Response to Re: [CR]Travel & shipping info


Example: Production Builders:LeJeune

From: "Tom" <tom@hughsonumc.com>
To: <classicrendezvous@bikelist.org>
References: <W47089122256321228747315@webmail31>
Subject: Response to Re: [CR]Travel & shipping info
Date: Mon, 8 Dec 2008 10:53:05 -0800


Hi List,

I have always found cardboard boxes at the final destination of a long bike tour. Some suggestions (most should apply to Europe also):

Matteress, refrigerator, furniture store. My best find in Fairbanks Alaska was to go to a Office Supply Store (Staples or Office Depot etc.) and buy a set of heavy clear packing tape then request a "visit" to the back shipping area for some free cardboard. Thus equipped, I then pedaled to the Fairbanks Alaska Airport. Airport "finds" in terms of cardboard is usually slim, but occasionally you can find a discarded bike box. Don't count on just an Airport for your boxes as the ride back to town to find another source is quite a hassle.

Even in a pinch I have assembled many small boxes into what I needed. The key is to have enough tape and buy the good stuff not the cheap stuff. The durability, strenth, and ease of taping makes the name brand (3-m) tape worth the extra expense.

BTW Home Depot is good source of tape and cardboard.

I mentioned in earlier postings to encourage Bike shippers to "think outside of the box", I have found that a well packed frame (usually with fork also removed) with a separate box for the wheels and touring gear fits on the usual conveyor belt. No special handling means no extra charges (this is before they charge extra for everything started recently with many Airlines).

Keep in mind always call your package "excercise equipment" as to declare it a bicycle is to have instant fees...

Still Out There Touring,

Tom Hillman
Hughson, (Modesto)
CA, 95326
USA, North America


----- Original Message -----
From: "Hillery"
To:
Sent: Monday, December 08, 2008 6:41 AM
Subject: [CR]Travel & shipping info



> This is a 'sort of' on topic question for any who have shipped bikes for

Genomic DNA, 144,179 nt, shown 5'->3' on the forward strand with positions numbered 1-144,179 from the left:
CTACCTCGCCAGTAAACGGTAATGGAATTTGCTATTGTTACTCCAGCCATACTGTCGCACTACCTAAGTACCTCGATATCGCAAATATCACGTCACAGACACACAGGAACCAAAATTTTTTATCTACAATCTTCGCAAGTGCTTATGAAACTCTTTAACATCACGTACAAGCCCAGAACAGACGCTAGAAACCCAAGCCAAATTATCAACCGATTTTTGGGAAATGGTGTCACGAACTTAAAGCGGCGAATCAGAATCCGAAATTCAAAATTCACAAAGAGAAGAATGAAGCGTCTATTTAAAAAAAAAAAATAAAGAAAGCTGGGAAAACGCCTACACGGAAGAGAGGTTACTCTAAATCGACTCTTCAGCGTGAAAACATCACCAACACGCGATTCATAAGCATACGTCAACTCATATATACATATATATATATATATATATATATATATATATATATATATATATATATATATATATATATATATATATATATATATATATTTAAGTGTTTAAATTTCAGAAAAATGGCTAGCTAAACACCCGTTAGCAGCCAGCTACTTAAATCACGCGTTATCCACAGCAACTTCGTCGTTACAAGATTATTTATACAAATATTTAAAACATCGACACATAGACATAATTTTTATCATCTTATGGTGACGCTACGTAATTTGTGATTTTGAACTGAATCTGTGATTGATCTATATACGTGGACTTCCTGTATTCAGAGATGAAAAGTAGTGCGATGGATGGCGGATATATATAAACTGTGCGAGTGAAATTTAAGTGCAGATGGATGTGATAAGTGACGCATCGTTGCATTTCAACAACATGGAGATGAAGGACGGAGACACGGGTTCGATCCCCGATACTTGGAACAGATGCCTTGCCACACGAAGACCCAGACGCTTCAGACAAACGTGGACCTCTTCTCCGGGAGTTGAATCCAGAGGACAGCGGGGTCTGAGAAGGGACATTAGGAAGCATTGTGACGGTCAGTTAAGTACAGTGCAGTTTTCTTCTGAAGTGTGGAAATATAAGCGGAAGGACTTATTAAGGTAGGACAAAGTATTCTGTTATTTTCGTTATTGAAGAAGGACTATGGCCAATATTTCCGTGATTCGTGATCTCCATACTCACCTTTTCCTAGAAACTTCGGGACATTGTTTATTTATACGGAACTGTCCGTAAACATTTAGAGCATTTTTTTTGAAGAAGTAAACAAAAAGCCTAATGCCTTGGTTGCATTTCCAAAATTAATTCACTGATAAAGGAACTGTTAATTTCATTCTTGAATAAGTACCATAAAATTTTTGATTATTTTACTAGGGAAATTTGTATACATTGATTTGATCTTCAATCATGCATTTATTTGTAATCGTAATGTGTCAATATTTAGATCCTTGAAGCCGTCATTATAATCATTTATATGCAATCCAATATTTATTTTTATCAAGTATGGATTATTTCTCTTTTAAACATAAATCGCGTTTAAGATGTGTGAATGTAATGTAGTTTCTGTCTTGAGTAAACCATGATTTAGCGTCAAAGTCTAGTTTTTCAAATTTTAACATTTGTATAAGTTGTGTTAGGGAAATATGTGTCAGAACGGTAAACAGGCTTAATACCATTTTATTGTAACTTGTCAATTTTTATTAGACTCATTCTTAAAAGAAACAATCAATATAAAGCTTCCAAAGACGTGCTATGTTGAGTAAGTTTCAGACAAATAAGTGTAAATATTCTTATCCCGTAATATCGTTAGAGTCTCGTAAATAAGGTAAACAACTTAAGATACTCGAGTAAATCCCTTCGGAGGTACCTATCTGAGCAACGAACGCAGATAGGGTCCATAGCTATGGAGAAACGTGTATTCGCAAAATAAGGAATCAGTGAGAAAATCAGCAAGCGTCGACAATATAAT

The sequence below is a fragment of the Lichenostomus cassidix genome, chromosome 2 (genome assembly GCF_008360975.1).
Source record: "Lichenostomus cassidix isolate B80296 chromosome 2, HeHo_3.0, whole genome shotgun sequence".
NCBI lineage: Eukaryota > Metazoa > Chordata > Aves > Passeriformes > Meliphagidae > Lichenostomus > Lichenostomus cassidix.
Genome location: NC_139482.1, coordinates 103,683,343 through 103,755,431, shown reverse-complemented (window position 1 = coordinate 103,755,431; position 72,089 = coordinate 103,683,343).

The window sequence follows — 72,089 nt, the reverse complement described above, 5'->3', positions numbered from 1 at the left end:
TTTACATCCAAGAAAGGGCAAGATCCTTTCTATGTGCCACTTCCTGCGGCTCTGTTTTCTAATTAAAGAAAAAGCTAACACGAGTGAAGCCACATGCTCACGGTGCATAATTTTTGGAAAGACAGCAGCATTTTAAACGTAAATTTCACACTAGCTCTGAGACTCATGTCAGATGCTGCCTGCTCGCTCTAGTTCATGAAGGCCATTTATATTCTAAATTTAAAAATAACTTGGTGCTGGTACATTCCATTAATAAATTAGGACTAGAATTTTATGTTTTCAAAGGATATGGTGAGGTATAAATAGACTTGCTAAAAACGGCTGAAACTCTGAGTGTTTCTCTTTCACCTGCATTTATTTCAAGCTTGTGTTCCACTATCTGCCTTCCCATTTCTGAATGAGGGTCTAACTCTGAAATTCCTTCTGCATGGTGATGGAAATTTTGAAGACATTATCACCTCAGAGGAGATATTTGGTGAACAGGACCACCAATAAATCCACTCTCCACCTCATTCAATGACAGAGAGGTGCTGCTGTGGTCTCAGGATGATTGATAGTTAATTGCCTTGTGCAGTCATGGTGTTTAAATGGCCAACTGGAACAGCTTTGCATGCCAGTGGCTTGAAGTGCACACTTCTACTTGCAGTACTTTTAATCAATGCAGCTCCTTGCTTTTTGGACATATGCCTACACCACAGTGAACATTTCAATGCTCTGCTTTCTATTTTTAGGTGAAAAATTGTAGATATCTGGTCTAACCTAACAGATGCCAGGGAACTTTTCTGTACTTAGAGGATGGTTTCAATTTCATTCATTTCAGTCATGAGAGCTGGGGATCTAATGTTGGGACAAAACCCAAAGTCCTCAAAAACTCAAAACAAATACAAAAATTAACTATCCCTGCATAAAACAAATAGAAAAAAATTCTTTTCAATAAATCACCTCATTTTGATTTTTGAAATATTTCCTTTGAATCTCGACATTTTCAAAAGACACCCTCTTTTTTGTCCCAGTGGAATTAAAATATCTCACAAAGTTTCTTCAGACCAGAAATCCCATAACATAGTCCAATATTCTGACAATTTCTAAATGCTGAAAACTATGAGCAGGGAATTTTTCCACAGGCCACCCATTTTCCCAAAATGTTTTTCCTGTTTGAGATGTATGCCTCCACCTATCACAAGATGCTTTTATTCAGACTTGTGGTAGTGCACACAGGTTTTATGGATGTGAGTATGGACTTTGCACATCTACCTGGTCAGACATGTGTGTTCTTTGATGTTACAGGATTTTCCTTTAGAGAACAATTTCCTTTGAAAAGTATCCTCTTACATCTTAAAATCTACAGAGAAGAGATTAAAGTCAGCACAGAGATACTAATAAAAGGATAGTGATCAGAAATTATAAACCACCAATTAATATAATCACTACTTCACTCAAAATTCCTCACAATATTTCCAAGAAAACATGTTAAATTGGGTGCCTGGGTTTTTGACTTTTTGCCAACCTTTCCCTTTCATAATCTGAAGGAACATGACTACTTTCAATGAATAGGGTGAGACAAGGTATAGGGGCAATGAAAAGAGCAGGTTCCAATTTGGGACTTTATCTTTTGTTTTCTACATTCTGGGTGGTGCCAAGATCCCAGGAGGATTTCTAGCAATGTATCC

> riding to/from Europe fairly recently and sent here to glean info from ou
> r European colleagues.
> I'm in the planning stages of retro-randonneuring trip from Amsterdam (Sc
> hiphol/Hoofddorp) to London. I'm riding a 1974 Gazelle-built Raleigh Gran
> d Prix (GN400029).
> I'm wondering what experiences others have had with various methods of sh
> ipping for riding (as opposed to sales). I have a hardshell carrier (Thul
> e-like), but how to get it from Amsterdam to London for the return? I cou
> ld use a regular cardboard bike box, adding pipe foam or bubble wrap in p
> acking, ditch the box on arrival and then see about repacking in London,
> provided I can find a bike shop that has boxes to dump. I could use the h
> ard case and then ship the case from AMS to LHR (or fwd to the hotel - UP
> S?, DHL?). Fly with it in a bike box, and pre-ship my hard case to be hel
> d at the London hotel for the return?
>
> Anyway, the current idea is to have the bike, a few spare tubes, & minima
> list (for re-assembly) tool kit as checked baggage, with the panniers as
> carry-on. Spending a few days riding through Utrecht, Holland, Zeeland, t
> hen Flanders, France, and taking a ferry from Dunkurque (or Calais?) to D
> over. Then, depending on weather and time, may wander into London the lon
> g way 'round through Cambridge & Oxford (my daughter is my probable ridin
> g partner and is a Tolkien fan).
>
> Any suggestions or ideas would be welcomed as I pull the plan together an
> d try to take advantage of some of the travel deals airlines are offering
> this winter.
> Given the nature of the question - KOF bike, not-so-KOF topic - replies o
> ff list to rhillery@hawksi.org, please.
>
> Best regards,
> Bob Hillery
> Stratham, New Hampshire, USA
> (on an indoor trainer today w/ -14C/7F in New Hampshire)